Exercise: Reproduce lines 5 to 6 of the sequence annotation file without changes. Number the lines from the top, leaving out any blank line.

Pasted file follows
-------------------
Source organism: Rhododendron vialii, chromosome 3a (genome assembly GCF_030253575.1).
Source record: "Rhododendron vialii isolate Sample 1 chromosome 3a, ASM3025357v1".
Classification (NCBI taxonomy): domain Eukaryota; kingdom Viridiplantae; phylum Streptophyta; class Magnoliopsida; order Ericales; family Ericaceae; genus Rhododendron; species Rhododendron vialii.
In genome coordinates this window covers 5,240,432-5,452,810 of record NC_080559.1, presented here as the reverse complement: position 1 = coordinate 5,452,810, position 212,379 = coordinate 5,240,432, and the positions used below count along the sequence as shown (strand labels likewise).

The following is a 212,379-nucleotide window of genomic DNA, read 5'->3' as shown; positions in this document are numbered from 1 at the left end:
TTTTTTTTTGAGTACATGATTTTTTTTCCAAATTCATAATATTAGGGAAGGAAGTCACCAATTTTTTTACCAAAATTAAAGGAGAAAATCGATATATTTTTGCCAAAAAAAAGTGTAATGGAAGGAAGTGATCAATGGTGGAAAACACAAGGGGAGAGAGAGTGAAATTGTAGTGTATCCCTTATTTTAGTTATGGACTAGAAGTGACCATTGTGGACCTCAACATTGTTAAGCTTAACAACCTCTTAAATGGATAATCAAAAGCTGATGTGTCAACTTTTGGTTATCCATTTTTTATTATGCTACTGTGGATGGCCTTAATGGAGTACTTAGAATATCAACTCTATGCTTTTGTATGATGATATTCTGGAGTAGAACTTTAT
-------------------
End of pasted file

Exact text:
The following is a 212,379-nucleotide window of genomic DNA, read 5'->3' as shown; positions in this document are numbered from 1 at the left end:
TTTTTTTTTGAGTACATGATTTTTTTTCCAAATTCATAATATTAGGGAAGGAAGTCACCAATTTTTTTACCAAAATTAAAGGAGAAAATCGATATATTTTTGCCAAAAAAAAGTGTAATGGAAGGAAGTGATCAATGGTGGAAAACACAAGGGGAGAGAGAGTGAAATTGTAGTGTATCCCTTATTTTAGTTATGGACTAGAAGTGACCATTGTGGACCTCAACATTGTTAAGCTTAACAACCTCTTAAATGGATAATCAAAAGCTGATGTGTCAACTTTTGGTTATCCATTTTTTATTATGCTACTGTGGATGGCCTTAATGGAGTACTTAGAATATCAACTCTATGCTTTTGTATGATGATATTCTGGAGTAGAACTTTAT